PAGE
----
A genuinely different aim could be seen in the work of the Santiniketan School especially in the work of Nandalal Bose and Binode Behari Mukherjee. A prosaic and genre style developed at Calcutta as exemplified by the portraits and landscapes of Mukul Dey, Ramendranath Chakravorty and Manibhusan Gupta. In Bombay artists of the same period show a weaker or more romantic variation of the prevalent style as instanced by the work of YK Shukla.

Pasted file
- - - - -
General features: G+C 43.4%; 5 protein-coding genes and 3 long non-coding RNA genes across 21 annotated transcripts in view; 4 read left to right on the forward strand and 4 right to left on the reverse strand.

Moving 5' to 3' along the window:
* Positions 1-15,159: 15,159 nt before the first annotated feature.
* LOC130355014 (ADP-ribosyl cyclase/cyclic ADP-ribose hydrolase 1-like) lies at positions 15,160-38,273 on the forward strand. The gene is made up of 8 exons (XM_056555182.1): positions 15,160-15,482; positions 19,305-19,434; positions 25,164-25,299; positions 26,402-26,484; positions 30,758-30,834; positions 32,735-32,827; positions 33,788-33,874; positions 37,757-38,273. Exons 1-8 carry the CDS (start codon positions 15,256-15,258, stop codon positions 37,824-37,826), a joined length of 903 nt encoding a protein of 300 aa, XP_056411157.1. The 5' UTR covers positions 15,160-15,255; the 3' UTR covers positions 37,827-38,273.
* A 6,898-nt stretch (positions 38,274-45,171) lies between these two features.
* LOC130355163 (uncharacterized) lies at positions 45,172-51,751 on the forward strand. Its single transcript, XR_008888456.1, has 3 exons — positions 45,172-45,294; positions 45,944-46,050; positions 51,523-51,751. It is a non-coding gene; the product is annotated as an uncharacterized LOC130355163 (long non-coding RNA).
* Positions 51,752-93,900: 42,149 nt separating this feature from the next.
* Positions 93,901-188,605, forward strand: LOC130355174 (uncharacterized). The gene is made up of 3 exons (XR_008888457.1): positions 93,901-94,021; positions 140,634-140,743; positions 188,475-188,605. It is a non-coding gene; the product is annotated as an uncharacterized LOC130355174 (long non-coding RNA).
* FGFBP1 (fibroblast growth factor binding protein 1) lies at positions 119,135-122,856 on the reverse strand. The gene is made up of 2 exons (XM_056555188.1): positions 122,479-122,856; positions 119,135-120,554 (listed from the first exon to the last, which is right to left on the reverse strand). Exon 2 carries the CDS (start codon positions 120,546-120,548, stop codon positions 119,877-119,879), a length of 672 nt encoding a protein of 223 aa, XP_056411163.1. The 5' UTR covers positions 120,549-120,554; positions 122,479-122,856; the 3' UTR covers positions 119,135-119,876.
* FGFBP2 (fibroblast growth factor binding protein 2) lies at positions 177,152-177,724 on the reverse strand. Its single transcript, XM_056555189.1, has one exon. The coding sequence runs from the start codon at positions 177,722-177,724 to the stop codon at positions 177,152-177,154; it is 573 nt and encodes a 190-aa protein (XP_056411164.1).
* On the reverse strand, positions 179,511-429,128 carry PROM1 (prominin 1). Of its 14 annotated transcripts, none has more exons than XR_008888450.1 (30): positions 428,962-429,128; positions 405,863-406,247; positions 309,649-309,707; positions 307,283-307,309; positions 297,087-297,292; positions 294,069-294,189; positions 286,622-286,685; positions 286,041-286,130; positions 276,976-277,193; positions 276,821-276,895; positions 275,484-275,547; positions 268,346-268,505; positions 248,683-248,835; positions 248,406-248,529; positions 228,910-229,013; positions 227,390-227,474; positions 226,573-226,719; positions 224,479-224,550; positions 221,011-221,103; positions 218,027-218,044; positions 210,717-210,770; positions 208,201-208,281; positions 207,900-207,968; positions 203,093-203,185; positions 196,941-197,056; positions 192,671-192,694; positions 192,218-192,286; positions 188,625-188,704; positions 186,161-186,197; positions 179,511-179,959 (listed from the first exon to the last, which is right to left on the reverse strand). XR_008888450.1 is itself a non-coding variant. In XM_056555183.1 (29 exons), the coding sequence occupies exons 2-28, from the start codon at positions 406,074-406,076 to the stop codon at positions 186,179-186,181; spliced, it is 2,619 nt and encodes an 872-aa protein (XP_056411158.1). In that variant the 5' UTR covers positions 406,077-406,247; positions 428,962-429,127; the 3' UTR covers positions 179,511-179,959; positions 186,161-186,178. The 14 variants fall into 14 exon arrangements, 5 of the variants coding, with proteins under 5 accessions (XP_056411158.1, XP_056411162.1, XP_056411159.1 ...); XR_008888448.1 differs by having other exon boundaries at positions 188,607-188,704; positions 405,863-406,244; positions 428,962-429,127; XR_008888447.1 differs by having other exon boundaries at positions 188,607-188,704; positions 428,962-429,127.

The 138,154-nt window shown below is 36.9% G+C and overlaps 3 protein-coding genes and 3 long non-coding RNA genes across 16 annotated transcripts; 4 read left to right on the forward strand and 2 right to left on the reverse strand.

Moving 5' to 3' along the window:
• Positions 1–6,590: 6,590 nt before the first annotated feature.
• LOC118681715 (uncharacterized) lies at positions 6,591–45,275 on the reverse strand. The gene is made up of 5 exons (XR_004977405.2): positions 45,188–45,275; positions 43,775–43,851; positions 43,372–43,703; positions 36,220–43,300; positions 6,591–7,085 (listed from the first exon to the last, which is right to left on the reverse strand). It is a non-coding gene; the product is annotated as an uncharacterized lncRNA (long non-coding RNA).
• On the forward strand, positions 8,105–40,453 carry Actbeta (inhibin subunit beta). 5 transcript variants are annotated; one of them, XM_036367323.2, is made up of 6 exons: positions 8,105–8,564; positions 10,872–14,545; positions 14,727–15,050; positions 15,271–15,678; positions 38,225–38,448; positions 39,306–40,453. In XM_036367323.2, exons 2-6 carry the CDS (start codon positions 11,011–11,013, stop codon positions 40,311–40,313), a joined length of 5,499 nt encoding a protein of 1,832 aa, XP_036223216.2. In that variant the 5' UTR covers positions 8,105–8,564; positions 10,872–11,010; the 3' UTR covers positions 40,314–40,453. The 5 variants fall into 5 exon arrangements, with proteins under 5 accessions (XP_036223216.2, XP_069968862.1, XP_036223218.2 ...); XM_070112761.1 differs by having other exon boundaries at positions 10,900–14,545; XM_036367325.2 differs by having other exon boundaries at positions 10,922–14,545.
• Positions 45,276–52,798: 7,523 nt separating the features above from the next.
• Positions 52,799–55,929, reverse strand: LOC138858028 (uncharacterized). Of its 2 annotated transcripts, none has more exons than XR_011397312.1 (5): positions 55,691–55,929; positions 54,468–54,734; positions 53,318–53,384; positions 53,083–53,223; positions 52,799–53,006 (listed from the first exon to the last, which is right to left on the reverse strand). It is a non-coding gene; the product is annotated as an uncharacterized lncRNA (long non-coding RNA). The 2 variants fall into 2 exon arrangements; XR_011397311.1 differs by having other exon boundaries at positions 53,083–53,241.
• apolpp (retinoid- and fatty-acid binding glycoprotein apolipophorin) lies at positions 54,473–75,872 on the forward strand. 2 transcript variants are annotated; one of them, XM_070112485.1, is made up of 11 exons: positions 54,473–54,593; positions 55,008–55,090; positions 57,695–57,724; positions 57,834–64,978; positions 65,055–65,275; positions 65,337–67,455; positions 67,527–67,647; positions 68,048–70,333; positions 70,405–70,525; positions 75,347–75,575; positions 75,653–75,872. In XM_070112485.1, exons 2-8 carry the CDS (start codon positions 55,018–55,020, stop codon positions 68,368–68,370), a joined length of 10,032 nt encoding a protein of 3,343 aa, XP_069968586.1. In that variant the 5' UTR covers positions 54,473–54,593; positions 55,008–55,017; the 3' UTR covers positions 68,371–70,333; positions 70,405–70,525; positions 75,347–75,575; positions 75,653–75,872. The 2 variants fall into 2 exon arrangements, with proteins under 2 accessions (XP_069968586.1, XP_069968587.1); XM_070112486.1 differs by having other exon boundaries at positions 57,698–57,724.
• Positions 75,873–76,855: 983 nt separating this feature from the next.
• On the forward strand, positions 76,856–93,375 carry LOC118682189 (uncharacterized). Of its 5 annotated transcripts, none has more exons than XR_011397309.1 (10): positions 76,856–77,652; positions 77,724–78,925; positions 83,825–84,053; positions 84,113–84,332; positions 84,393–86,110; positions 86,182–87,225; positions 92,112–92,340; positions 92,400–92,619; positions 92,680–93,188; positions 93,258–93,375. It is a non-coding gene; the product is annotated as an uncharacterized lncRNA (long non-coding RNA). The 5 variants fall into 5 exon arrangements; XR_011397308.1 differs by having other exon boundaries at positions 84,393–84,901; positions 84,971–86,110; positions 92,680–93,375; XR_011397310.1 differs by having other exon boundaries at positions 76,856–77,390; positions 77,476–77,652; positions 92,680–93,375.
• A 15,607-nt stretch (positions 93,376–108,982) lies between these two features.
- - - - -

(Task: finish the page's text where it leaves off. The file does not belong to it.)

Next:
The work of Mukul Dey was not influenced by the Bengal School. Though trained in London his portraits in etching are related to the style set by Abanindranath Tagore with its emphasis on drawing and the interest in “character”. Indeed many of them have an unfinished appearance as the artist is only concerned with the portrayal of the head. Mukul De did a great many portraits of the celebrities of his times, most of them have a predominantly narrative interest. His landscapes, which are few, are reminiscent of the work of Muirhead Bone. Ramendranath Chakravorty studied art at Santiniketan, but developed a considerable interest etching. He had a rather prosaic style which delighted in a detailed description of life around him. A later artist of this trend is Haren Das who continues with genre themes embellished with elaborate texture and detail. On the other hand, some if the early practitioners of etching seem to have used the print process only for multiplying reproductions, the works themselves resembling drawings. Samarendranath Gupta’s graphic work simulates sketches done in pink and ink; while that of Roop Krishna is close to wash painting. M.A Chughtai also did a large number of works very like line drawings and incorporating the romantic imagery of the period.